I was seeing a therapist for a while. He taught me to focus in on my body when I felt those moments coming on. Basically, to recognize the start of the stress response. Focusing on the physiology of the experience takes away a lot of the power from the memory and keeps me from getting completely lost in reliving it. The next step is to recall a moment when my physiological state was opposite to what I’m feeling now–a happy memory, basically. Remember the physical feeling, and then watch as my current state changes from fight-or-flight to relaxed.

Ymmv, but it works pretty well for me. I hope it helps someone here, too.


#12

I too have been told by my therapist to concentrate on the phsycial response in the body. The one thing I would like to add that I learned recently was of your panic/anxiety is above a tolerable range so on a scale of 1 to 10 with 10 being full on panic if it’s above 7 then it’s going to be hard to think straight. So it’s better to use a distraction technique to snap yourself out of it. Mine is to play a video game, it gets my brain to focus on something else, a story or building sim works best for me. Then that way I can then focus on the calming down, then when the panic is below a 7 I use the focus on the physiolical repsonse and observe the feelings as that’s how resilience is built up.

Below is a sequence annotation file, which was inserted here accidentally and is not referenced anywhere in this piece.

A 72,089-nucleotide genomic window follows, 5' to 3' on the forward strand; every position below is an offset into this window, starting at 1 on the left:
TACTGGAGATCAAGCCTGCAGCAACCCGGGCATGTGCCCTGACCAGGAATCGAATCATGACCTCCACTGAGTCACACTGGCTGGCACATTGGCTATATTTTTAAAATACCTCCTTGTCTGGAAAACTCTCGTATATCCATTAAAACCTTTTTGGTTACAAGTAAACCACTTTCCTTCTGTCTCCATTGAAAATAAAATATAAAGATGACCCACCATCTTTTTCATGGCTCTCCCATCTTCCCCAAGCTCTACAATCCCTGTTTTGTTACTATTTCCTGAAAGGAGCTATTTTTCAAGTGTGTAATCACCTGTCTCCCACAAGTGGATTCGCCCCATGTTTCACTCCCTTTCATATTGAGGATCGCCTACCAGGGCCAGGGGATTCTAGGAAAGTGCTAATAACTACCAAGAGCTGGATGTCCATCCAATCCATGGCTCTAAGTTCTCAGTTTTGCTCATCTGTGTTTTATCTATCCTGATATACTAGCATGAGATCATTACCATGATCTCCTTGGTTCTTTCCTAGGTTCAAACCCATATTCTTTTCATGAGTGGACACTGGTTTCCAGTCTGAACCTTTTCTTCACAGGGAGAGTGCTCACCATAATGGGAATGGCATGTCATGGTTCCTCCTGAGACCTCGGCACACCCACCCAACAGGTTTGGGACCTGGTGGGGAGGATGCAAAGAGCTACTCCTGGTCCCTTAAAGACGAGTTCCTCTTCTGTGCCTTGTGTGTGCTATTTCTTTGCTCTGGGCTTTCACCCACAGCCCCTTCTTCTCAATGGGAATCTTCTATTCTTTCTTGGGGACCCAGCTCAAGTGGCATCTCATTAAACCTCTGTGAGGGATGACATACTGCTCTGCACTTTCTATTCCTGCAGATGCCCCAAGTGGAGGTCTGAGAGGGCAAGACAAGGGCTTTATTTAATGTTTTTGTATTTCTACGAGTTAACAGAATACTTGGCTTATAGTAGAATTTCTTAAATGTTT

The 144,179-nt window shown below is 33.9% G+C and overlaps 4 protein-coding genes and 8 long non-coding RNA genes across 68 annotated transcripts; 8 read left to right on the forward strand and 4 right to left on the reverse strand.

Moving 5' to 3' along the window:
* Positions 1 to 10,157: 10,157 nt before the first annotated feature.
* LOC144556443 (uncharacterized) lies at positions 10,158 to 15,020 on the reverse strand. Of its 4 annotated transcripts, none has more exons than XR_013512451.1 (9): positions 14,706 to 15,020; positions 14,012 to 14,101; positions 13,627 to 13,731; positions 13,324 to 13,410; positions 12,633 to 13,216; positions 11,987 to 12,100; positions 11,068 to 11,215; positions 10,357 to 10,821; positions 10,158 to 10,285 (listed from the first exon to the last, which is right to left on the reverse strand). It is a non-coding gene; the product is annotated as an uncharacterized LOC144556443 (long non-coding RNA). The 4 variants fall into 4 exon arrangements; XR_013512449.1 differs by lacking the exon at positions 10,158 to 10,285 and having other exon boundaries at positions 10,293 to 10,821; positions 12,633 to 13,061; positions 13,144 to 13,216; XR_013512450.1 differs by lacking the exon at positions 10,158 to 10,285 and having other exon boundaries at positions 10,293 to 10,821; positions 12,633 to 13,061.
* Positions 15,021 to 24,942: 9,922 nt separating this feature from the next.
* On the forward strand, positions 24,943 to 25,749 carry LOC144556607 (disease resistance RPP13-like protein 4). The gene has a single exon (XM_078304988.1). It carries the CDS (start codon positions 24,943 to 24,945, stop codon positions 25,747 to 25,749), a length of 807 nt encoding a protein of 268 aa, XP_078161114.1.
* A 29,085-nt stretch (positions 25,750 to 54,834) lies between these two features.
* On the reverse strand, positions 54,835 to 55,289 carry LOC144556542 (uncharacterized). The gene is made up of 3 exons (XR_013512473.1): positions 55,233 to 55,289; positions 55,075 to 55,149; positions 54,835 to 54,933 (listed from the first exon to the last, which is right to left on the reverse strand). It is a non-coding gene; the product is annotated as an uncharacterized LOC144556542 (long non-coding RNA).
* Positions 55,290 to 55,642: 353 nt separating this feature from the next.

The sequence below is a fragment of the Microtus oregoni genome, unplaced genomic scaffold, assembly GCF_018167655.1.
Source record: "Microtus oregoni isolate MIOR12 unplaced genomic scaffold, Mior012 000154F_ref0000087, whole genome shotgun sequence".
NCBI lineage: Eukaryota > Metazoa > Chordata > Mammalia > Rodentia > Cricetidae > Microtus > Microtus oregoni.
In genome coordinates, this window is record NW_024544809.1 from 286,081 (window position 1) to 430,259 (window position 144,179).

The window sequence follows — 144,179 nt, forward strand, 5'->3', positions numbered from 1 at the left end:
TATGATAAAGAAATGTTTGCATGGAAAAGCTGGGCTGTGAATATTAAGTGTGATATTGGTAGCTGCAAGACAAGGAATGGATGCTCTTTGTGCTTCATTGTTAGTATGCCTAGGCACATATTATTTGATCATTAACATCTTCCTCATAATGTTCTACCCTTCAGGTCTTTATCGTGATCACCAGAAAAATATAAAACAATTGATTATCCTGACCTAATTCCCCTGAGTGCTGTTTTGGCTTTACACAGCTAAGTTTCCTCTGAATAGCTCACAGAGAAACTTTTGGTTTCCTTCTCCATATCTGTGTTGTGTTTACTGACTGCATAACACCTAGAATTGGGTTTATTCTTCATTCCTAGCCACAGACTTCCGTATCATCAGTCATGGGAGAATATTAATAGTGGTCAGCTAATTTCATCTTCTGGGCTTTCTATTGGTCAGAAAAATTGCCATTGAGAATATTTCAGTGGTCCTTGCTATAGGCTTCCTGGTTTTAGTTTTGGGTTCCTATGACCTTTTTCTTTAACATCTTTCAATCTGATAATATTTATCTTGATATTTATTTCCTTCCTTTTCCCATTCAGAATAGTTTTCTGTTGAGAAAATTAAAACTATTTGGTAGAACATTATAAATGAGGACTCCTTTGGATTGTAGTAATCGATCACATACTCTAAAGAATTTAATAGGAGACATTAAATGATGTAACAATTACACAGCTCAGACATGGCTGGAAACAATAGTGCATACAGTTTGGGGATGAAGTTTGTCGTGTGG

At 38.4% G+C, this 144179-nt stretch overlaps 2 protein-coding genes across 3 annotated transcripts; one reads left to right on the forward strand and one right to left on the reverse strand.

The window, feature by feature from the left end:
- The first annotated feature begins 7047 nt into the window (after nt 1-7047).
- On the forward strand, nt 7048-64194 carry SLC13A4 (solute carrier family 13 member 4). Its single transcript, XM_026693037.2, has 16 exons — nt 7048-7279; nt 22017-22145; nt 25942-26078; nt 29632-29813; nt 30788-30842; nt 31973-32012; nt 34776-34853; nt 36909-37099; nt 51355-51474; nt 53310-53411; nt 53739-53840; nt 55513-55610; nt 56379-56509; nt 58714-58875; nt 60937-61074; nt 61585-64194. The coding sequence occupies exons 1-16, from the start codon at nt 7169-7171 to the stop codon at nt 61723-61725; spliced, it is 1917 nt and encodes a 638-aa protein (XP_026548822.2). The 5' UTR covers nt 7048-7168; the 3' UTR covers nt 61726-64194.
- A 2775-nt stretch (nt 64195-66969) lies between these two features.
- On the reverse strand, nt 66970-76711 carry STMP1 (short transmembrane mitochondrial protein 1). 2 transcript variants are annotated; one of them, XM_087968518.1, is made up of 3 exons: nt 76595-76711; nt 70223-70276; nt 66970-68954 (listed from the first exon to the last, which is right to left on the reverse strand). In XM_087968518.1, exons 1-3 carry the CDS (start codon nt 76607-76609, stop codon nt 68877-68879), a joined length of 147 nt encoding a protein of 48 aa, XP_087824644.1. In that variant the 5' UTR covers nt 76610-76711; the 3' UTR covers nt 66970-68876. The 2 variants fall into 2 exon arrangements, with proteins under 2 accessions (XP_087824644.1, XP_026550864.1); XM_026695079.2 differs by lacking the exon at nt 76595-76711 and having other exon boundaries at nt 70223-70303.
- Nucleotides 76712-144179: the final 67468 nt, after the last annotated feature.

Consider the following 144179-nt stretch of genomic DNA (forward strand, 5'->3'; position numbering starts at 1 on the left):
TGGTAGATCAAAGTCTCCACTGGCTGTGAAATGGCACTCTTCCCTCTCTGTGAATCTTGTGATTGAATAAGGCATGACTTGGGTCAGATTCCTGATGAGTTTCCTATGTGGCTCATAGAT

Thank you for sharing. I to get that innocuous thought triggering something. But it does get better with training, practice and importantly therapy.


#13

Hi I’m so much alike you all. I’ve been through hell as a child. Time is hard. But one thing that have helping me out to understand the situation is the concept of Gaslighting. When you have suffered trauma in your family and your memory is a mess you might really have been going through a mental abusive horror and Gaslighting usually explains it so well the how’s, the why’s and the what’s…